The Snowdon, also by Vegetarian Shoes, is another shoe great for anyone. Like Dr. Marten’s or Converse, these work for men and women. The snowdon has ski-boot laces and is a sturdy, three-season boot for hikes or urban treks.

snowdon boots by Vegetarian Shoes

Youth and Kids

Columbia also makes youth sizes in styles like the Minx. They’re cold-rated to -32 Celsius (-25 Fahrenheit) and are a woven synthetic textile with a faux-fur lining.

Minx youth sizes by Columbia

The Columbia Powderbug nylon boots are cold rated to and come in four cute patterns. The toggle helps keep the snow out.

Columbia youth Powderbug boots

Bogs are a great option for men, women, and especially kids (with their fun patterns and easy pull-on handles). Not all Bogs are vegan, but the kids’ boots seem to be. And who doesn’t love dinosaurs and flowers?

Bogs for kids

I hope the examples above will give you a good starting point for your winter boot shopping. Let me know what your favorite vegan winter boots are!

 

When you’re the only vegan

Whether you’re the only vegan you know, or you’re a vegan with a ton of vegan friends, there’s a good chance you’re the only vegan the non-vegans in your life know.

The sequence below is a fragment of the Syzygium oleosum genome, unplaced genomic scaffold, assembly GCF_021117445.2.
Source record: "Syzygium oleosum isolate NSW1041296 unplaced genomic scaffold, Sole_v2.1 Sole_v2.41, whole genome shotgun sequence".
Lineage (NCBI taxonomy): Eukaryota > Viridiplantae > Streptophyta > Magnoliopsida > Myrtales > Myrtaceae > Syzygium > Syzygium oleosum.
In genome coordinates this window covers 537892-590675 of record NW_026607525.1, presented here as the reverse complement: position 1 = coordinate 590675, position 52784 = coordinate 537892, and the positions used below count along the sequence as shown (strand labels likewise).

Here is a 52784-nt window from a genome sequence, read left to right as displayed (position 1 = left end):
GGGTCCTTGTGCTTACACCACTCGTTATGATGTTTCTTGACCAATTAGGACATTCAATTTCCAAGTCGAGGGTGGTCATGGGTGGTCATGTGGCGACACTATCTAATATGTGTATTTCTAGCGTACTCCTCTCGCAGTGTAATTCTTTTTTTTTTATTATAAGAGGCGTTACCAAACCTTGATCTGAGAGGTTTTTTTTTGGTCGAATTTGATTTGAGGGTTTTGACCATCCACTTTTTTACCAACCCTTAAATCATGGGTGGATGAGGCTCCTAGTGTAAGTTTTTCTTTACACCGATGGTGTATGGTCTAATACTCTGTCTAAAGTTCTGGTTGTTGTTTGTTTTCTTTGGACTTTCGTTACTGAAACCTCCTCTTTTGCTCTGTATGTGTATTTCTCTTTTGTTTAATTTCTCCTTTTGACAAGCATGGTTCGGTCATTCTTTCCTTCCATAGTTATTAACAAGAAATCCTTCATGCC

one vegan in a crowd

I didn’t sign up to be the spokesperson for veganism, and I don’t profess to know all the details about all the issues, but I do know that I am often the “real life vegan” example for many of the people I meet and know.

I don’t take this lightly. People are curious. They watch (and sometimes judge), but mostly, they just want to learn more.

Seeds of compassion

I’ve had people express surprise that I’m vegan because I don’t fit their stereotype of what a vegan is. I’m not a hippy (not that there’s anything wrong with that). I like fashion. I’m not angry.

When people tell me they appreciate that I’m not judgmental (not a “vegan Nazi” in some people’s words), I sometimes wonder if that means I should turn it up a notch. I don’t want people to be comfortable eating meat. But I also know when people are judged, they get defensive, put up walls, and stop listening.